by the cutting of major blood vessels, as a result of injuries,  which

      were sufficient to cause death in the ordinary course of nature.   The

duration of time taken to inflict such injuries was  approximately  24

hours.  Dr. Renu Saroha (PW.13), explained while being cross-examined,

      that the injuries found on the person of the deceased could have  been

      caused by a sharp  edged  weapon  and  were  the  possible  result  of

      stabbing.  The possibility of use of two separate weapons could not be

      ruled out, however, the said injuries  could  also  have  been  caused

      using only one weapon. Therefore, it is  evident  from  the  aforesaid

evidence that, the deceased was a victim of homicidal death.

 

 

7.    Chander Shekhar Jain (PW.1),  testified  that  he  had  gone  to

      identify the dead body of the deceased, but was unable to do so, owing

      to the fact that his face had been mutilated.  The next  day,  he  re-

visited the said place, along  with  Mahender  Jain,  brother  of  the

deceased and thoroughly examined the dead body.  They then  identified

the same to be that of Ashok Jain.

 

 

8.    Anil Garg (PW.2) deposed that Ashok Jain was a resident  of  the

United States of America and would visit India occasionally.   Shivani

Chopra, the co-accused was an employee of Ashok Jain.  He stated  that

the deceased had informed him in December,  2002,  that  he  would  be

coming to Delhi on 26.12.2002 and that he would  instruct  him,  at  a

later date whether or not he would be required to come to receive  him

from the Airport.  He further gave the contact numbers  (landline  and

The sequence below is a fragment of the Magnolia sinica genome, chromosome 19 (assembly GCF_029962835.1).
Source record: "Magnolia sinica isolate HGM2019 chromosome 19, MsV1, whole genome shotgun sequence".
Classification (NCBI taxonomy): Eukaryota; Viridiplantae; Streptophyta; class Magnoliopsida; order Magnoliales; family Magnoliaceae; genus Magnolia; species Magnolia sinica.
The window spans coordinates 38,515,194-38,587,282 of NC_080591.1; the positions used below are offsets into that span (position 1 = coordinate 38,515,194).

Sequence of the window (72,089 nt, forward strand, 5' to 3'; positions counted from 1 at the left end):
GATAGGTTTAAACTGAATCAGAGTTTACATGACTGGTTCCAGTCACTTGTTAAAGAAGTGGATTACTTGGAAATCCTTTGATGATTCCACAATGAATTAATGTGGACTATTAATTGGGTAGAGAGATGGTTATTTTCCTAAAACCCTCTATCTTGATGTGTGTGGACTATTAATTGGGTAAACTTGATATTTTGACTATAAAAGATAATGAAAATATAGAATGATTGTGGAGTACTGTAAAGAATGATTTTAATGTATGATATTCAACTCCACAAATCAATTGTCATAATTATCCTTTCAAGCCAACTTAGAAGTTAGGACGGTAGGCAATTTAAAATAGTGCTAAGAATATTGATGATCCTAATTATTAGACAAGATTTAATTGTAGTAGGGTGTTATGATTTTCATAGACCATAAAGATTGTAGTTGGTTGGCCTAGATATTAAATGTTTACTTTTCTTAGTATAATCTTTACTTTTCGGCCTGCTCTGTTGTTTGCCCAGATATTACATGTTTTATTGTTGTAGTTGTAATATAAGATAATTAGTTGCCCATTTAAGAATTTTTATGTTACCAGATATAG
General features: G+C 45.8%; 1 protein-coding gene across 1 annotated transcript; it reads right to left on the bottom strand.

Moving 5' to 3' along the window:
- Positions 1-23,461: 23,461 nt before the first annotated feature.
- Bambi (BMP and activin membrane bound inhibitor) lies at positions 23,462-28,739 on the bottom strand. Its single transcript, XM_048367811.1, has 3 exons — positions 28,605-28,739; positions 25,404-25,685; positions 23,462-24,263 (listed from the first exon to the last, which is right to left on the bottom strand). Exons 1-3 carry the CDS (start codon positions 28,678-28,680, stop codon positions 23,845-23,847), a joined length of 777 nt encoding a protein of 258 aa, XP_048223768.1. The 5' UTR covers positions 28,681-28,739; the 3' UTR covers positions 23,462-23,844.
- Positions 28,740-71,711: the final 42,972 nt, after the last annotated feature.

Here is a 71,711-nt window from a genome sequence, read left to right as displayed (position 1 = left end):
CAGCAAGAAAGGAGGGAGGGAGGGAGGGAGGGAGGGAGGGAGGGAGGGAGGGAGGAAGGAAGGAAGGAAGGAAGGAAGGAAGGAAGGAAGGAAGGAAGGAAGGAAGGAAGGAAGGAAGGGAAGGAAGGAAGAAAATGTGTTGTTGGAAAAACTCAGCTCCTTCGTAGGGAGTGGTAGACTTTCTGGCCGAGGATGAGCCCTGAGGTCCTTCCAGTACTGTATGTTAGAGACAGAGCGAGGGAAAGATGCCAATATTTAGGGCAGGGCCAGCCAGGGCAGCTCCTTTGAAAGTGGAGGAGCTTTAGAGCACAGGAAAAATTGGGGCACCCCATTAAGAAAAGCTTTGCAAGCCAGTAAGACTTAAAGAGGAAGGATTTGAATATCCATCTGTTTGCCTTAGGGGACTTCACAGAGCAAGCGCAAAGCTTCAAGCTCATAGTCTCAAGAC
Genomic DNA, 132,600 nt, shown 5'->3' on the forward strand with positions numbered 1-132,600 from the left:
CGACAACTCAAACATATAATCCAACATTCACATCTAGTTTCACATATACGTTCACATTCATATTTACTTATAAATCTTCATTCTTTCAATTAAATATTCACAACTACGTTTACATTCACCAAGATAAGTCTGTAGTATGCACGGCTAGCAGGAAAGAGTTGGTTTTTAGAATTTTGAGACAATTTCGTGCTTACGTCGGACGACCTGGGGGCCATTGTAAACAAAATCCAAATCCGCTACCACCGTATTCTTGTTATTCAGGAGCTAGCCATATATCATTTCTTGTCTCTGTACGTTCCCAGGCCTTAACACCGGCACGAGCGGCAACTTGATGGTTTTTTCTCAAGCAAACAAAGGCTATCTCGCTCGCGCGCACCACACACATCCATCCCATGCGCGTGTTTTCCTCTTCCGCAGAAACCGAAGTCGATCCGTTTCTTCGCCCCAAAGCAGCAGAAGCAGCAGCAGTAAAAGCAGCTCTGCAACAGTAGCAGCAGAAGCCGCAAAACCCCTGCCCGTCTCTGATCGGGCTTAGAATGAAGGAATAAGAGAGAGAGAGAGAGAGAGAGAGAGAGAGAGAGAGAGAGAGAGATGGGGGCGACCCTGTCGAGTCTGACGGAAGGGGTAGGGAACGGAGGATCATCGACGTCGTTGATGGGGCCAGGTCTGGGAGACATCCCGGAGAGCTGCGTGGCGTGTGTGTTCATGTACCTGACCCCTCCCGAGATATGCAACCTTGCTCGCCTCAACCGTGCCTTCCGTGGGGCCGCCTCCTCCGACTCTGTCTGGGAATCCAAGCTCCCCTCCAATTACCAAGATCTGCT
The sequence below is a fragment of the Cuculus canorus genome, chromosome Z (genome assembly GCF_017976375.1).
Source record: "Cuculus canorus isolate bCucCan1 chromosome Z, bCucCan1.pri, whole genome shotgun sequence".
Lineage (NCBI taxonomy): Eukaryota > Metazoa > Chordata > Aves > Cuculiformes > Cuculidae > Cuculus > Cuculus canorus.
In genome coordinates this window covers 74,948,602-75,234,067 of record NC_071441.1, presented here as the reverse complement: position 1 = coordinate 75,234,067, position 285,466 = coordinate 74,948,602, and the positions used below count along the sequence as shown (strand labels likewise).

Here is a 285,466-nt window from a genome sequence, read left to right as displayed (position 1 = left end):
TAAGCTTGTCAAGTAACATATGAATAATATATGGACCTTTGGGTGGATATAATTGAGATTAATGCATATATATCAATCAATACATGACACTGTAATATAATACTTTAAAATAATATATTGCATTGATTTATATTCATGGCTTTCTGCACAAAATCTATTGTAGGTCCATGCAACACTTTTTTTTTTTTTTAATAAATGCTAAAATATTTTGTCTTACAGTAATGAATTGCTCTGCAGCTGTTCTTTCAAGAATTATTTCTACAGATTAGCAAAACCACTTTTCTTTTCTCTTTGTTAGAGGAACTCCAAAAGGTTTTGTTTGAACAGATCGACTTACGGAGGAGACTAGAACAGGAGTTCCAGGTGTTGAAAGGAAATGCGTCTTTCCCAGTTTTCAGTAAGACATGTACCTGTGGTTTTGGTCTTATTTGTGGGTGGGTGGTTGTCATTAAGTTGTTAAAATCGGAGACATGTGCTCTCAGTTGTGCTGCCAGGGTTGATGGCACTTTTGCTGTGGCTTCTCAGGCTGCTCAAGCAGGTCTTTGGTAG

mobile) of Shivani Chopra  both, in Delhi and in Mumbai.

 

 

9.    Bijender Kumar (PW.3), who was in-Charge of the car park at  the

Delhi Airport testified  that  on  26.12.2002,  Car  No.UP-32-AG  9991

remained parked at the Airport parking between 5.26 p.m. and 8.34 p.m.

 

 

10.   Shambhu  Chaudhary  (PW.4),  the  Receptionist   of  Hotel  Suji

International, Paharganj, Delhi deposed that the appellant and the co-

accused Shivani Chopra had stayed at his Hotel between  18-19.11.2002,

and then, between 7-8.12.2002 and yet again, on 26.12.2002, this  time

along with one Shri Sudhir Srivastava.  This witness provided proof of

such stay, by producing  requisite  guest-log  registers  and  further

identified both the said accused in Court.

 

 

11.   Naresh Kapoor  (PW.9),  the  proprietor  of  Ashoka  Continental

Hotel, Paharganj, deposed that the appellant and  co-accused,  Shivani

Chopra stayed in the said hotel on  24.12.2002,  upon  providing  fake

names and representing themselves as Munish Mathur and Shivani  Mathur

respectively.  Their stay here was proved by producing  the  guest-log

Register maintained for the purpose of keeping a record of guests,  in

the normal course of business.

12.   Narain Singh (PW.11), ASI made recoveries of  several  articles,

including cosmetic items, blood stained clothes of  the  appellant,  a

gold chain and one gold kara on 11.1.2003  and 14.1.2003 on the  basis